Philosophical Ethics: On G.E. Moore’s Notion Of Good As An Indefinable Non-Natural Property

G.E. Moore, author of the famed Principia Ethica, insisted that if you relish a pleasure the pleasure is good but it does not follow that goodness is the pleasure. If justice is good it does not follow that goodness is justice. If happiness is good it does not follow that good is the same thing as happiness.  Substitute love or anything at all for justice and the same problem happens.  Pleasure, justice and happiness etc are good but good is bigger than any of them or all of them.


That is one thing.


The other is this.


It can be that your misery is good when you are sacrificing to save lives.  That shows just how hard it is to decide what good might be.


You might say as Moore did that even if we cannot get good right we at least know that appreciating beauty and having friendships are the main concerns. This amounts to picking out two goods to concentrate on even if good is bigger than them and is not exactly what they are all about.
Anyway it becomes impossible to work out why say justice or love are to be valued. But the question of why is an extremely important one. The question is valuable but we don't know why. The conclusion of Moore is that value cannot be defined but just experienced. Your intuition tells you what to value. Your head or science cannot.
Moore promoted the idea that goodness is a “non-natural property. What does that mean? That we know it by intuition and not by reason or science or anything else. We know it when we see it. His view is that though an action will have good elements, it does not mean that the action taken as a whole is good.
A process of elimination helps to support this view.
Good is not just pleasure.
It is not just a concept that we or I desire.
It is not just what is useful.
He said that liking something, desiring it or finding it useful has nothing to do with proving it is good. It is intelligible to ask if any good action really is good.
You will notice that good is unavoidable. Every action has some good in it and there is no avoiding it. The question is, is the action good overall? Does that make it obligatory?
And if it is a fact that action x is good, there is nothing about this that means we are obligated to do it. The naturalistic fallacy that Moore talks about means that you are saying that something being good makes it obligatory. It would be counter-intuitive to argue that just because it is a pleasure to eat carrot cake that it is obligatory to.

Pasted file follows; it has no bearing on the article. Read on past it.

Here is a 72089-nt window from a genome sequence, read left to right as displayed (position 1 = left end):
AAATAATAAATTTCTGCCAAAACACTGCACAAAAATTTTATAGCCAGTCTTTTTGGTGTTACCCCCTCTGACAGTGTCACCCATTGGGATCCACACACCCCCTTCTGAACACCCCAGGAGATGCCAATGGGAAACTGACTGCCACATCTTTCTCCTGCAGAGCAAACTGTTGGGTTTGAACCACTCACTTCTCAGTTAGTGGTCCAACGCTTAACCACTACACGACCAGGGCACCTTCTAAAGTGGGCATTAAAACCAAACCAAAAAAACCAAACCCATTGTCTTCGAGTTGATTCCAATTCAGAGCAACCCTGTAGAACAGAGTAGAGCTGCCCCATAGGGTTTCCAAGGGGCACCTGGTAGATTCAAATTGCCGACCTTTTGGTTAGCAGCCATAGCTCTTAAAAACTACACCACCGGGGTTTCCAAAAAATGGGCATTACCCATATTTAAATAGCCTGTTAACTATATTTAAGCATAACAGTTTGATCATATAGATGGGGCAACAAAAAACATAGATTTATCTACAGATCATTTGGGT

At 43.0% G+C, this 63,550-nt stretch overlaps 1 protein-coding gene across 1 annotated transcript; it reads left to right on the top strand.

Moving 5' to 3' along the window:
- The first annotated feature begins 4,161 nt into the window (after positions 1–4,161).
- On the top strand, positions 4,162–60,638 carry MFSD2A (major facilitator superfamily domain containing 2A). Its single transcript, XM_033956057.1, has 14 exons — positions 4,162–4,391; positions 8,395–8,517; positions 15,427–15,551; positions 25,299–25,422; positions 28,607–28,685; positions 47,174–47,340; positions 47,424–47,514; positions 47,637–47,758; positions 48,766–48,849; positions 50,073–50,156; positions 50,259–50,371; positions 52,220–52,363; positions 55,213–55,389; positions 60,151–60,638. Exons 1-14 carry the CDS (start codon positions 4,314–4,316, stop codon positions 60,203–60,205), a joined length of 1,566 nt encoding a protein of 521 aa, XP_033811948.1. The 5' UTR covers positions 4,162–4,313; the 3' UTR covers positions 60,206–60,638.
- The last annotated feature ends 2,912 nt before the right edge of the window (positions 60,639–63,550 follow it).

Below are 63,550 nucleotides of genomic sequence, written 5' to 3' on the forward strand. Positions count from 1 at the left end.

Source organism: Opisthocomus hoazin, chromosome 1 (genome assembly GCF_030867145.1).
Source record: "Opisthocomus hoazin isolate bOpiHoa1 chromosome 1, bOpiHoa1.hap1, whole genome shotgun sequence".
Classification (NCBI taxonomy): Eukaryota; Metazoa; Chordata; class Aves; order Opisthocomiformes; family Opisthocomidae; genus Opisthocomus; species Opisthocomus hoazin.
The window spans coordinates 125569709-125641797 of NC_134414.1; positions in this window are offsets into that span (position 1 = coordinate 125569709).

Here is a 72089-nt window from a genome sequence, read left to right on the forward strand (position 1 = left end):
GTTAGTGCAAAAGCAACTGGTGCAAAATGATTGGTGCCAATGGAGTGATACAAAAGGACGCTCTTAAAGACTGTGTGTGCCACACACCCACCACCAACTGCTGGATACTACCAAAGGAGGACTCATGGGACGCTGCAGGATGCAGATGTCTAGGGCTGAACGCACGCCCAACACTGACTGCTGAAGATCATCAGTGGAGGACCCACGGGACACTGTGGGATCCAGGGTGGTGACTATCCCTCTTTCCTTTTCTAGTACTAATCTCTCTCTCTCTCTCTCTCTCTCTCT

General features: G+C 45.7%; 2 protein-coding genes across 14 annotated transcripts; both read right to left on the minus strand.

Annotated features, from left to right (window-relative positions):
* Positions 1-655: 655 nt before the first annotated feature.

The process of elimination forces us to admit that we know what is good or ought to be done when we see it. It is about what we see.
I agree with Moore in this because obligation should not be necessary. We must do good spontaneously. An obligation implies force and threatens punishment if you don't comply. That is not good. The best person does good because it is beautiful and not because it is the rule. Obligatory good is incoherent.
If morality is based on and proceeds from intuition then it is not about God or anything.
A really good God will have the qualities we see as good. But it would be immoral to say the only thing that matters is this being. Our sense that love and beauty and justice are intrinsic values matters 100%. God cannot matter at all.
Morality is about good that you are obligated to do. Morality is based on intuition not God or religion. The following is hypothetical. If you have to destroy God to have a moral intuition then destroy God if there is no other way. It is obvious that if you have to kill God to save a baby then kill him. The notion that God and morality are somehow the same is ridiculous. And paradoxically, it is immoral!
Intuitionists argue that moral goodness is more than just usefulness or pleasure but that these help us see what is morally good.
But it is plain that we do not desire the moral good because of our intuition but because of the good things, pleasure and usefulness, that come with it. For example, you do not drink alcohol because you see it as somehow ethical but for the pleasure. How useful intuitionism is is not made clear by Moore. It is not very useful at all.